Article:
I would like to outline a simple example to help you understand the core of this concept. For instance, a consumer decides to buy four size XL T-shirts. But unfortunately for him, the T-shirts are no longer available. Therefore, to satisfy this demand, a retailer decides to place an order for 10 units from its dealer to ensure they have more T-shirts in stock. As a result, the dealer will decide to order 15 units from the manufacturer to cover any additional orders.
Finally, the manufacturer will be able to produce a minimum of 25 T-shirts due to the break-even point or production constraints. So, in this simple case, we can see the amplification of the order from the lowest to the highest level of production. Simultaneously, production becomes about 6 times larger than the customer's requirement. What are the reasons behind it? We can now quickly examine them.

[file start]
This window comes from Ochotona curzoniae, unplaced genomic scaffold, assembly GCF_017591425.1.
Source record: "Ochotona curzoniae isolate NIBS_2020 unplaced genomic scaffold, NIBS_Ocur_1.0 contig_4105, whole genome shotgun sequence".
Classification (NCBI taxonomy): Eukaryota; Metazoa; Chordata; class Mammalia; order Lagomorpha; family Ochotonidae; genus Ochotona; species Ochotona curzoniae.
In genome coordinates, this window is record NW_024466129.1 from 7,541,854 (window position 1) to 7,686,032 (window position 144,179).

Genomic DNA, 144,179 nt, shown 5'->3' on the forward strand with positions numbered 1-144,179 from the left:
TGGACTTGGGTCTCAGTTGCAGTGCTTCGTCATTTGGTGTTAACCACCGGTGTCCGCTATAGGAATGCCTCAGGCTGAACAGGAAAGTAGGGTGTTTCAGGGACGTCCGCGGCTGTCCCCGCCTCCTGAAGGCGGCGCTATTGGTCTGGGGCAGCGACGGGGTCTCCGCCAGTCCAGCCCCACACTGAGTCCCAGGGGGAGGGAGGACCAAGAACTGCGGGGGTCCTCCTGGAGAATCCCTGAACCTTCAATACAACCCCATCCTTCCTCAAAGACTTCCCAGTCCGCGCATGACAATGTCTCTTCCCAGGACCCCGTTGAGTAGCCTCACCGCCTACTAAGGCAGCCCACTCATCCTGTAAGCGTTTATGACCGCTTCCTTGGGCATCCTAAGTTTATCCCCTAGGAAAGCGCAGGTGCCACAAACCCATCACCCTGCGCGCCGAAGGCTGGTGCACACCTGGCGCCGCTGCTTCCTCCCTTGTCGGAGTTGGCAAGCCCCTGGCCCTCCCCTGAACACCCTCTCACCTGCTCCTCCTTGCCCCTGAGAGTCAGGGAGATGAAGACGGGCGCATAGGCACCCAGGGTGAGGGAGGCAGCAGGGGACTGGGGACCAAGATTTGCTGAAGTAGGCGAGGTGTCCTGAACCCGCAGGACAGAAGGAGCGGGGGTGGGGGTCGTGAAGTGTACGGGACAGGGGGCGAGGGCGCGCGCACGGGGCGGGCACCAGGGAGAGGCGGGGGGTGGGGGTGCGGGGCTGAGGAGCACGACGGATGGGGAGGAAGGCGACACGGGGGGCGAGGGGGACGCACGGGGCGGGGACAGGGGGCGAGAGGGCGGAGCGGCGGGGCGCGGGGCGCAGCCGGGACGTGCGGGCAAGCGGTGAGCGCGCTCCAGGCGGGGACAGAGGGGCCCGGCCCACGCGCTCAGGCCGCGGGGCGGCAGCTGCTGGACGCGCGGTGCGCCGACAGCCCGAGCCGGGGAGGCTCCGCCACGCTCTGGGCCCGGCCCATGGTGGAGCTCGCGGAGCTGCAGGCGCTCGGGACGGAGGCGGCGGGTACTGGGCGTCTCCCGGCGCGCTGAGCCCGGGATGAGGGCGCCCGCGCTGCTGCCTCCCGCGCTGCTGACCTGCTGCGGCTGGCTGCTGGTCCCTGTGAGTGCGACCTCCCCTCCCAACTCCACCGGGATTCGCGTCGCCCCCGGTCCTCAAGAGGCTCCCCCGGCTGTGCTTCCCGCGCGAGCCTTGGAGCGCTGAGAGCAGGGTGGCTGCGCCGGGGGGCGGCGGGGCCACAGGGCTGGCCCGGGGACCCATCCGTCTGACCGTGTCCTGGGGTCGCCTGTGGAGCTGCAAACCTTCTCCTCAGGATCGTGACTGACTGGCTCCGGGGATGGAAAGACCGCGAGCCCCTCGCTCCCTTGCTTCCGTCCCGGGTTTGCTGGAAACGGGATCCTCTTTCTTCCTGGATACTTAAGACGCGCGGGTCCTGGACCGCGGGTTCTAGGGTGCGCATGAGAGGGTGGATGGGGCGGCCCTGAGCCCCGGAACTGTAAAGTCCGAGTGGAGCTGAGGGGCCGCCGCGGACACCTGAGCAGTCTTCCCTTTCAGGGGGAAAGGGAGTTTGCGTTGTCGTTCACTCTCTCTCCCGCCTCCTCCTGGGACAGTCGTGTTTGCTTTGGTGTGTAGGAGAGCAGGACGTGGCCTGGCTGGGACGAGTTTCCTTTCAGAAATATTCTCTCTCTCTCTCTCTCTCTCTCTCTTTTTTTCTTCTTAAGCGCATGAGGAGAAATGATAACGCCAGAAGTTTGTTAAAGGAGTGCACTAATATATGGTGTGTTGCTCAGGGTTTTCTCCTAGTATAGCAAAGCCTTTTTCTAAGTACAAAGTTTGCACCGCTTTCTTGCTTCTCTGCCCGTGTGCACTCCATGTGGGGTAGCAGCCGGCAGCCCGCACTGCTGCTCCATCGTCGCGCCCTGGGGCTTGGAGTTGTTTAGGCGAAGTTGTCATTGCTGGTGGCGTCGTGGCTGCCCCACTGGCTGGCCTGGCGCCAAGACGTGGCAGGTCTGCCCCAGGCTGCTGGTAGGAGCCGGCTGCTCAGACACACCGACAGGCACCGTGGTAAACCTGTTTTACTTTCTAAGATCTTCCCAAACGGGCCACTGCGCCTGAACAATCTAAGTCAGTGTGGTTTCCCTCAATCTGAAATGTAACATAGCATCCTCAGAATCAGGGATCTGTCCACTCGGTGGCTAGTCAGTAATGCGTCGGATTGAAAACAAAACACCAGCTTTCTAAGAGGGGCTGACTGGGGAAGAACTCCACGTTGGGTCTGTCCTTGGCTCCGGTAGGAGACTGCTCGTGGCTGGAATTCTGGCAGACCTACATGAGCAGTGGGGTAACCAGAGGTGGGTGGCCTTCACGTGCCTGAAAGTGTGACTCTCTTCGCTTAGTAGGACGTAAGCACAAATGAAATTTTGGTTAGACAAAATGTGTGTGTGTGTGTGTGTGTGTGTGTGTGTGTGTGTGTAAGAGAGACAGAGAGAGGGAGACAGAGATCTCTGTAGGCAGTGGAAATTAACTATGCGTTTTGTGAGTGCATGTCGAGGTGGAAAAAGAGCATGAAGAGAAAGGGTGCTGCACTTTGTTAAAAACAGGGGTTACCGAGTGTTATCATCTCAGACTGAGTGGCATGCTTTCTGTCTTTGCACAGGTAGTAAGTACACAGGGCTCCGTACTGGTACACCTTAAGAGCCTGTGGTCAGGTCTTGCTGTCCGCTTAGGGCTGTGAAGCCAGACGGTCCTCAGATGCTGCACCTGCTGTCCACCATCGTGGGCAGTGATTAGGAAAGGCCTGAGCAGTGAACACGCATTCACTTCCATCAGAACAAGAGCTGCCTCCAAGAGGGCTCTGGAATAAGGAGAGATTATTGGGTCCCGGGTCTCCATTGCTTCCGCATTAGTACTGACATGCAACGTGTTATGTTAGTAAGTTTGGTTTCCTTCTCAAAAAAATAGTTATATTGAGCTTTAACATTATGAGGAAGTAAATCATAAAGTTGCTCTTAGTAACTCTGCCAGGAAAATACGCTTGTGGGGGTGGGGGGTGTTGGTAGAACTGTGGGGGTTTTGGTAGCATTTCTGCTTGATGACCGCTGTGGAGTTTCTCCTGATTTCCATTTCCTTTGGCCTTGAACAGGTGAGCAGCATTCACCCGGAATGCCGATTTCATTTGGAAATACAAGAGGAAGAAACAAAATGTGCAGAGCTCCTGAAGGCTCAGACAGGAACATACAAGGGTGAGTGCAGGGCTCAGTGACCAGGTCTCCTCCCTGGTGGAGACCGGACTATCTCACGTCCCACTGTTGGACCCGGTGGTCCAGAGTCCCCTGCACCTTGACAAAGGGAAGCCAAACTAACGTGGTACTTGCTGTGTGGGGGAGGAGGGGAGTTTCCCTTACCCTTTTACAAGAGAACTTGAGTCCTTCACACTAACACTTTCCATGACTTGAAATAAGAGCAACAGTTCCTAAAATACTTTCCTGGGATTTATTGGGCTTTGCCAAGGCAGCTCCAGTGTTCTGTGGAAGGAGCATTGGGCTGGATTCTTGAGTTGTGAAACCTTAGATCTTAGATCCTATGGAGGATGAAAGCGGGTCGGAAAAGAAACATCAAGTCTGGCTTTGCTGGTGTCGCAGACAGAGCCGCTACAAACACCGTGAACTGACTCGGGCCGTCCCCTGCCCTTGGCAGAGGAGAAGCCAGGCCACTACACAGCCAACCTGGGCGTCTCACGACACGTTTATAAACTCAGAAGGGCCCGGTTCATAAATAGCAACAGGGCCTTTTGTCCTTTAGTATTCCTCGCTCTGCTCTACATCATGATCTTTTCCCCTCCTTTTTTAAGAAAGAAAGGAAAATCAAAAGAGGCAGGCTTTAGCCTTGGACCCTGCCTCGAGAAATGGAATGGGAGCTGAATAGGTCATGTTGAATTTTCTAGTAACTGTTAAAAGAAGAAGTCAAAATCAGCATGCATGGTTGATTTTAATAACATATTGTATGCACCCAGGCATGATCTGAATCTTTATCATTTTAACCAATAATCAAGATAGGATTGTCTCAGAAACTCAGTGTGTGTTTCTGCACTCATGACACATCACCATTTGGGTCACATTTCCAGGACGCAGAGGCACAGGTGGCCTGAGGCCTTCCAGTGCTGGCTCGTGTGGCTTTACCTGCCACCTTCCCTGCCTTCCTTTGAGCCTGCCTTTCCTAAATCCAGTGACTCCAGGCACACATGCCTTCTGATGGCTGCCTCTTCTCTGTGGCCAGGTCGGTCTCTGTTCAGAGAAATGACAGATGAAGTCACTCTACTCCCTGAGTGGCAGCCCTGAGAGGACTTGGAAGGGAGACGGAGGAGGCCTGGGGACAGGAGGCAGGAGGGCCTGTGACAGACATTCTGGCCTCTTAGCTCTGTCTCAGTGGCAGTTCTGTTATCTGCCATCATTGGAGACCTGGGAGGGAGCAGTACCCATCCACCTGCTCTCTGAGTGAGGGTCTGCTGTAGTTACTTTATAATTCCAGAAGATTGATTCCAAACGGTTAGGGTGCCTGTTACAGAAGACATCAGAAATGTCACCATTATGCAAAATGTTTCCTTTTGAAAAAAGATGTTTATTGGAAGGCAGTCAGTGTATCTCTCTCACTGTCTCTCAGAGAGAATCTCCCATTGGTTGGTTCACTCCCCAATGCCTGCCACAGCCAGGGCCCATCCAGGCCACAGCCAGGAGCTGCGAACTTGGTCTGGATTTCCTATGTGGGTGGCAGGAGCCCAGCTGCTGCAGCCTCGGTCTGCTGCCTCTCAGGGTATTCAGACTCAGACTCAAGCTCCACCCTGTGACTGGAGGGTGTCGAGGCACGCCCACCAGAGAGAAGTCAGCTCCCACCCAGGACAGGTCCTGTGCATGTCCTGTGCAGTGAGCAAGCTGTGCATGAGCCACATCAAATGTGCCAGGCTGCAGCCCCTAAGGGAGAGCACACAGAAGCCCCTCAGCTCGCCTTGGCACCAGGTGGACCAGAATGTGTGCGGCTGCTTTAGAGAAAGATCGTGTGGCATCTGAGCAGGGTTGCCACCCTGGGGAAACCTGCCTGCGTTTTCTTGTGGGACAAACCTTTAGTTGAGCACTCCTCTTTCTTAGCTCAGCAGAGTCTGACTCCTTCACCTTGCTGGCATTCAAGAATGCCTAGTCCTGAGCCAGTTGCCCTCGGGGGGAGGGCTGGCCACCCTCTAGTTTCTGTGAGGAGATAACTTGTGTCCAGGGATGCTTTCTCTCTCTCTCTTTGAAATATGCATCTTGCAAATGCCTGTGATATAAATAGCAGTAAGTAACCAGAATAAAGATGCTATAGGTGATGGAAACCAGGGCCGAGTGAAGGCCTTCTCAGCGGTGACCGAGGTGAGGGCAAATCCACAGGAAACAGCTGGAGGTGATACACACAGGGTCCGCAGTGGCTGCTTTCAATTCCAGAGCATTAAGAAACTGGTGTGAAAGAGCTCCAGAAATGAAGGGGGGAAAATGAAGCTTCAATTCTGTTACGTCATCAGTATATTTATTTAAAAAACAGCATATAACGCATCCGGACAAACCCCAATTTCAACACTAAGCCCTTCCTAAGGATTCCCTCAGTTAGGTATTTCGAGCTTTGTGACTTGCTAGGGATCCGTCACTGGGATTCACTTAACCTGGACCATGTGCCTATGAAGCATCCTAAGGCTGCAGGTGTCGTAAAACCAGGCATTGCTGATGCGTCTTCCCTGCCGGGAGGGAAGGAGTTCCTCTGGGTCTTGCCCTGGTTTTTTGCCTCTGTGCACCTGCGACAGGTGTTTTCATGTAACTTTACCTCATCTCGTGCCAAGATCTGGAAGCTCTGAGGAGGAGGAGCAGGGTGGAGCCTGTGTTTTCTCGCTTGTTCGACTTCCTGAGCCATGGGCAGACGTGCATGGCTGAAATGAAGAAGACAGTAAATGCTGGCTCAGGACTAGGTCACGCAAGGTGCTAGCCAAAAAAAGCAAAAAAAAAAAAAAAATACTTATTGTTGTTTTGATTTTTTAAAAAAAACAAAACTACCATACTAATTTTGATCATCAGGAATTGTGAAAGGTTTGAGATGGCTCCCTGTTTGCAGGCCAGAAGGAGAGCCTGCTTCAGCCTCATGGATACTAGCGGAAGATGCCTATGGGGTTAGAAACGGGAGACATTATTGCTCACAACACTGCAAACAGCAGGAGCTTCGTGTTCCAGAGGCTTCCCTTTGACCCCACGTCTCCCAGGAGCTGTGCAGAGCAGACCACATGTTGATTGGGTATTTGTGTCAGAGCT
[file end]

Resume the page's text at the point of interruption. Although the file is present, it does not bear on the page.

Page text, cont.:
It occurs because retailers and distributors desire to sell the largest possible quantity of products. At the end of the promotional period, there is generally a phase of contraction in demand when the product is sold only in low quantities. This phenomenon is referred to as the boom-and-bust cycle. If this market situation has not been accurately considered by the forecast, it can generate a significant and immediate whiplash effect.
The ordering system sent by the consumer to the producer often "suffers" from continuous rounding and adjustments of various kinds: minimum production batches, economies of scale, production constraints, minimum quantities of break-evens, etc.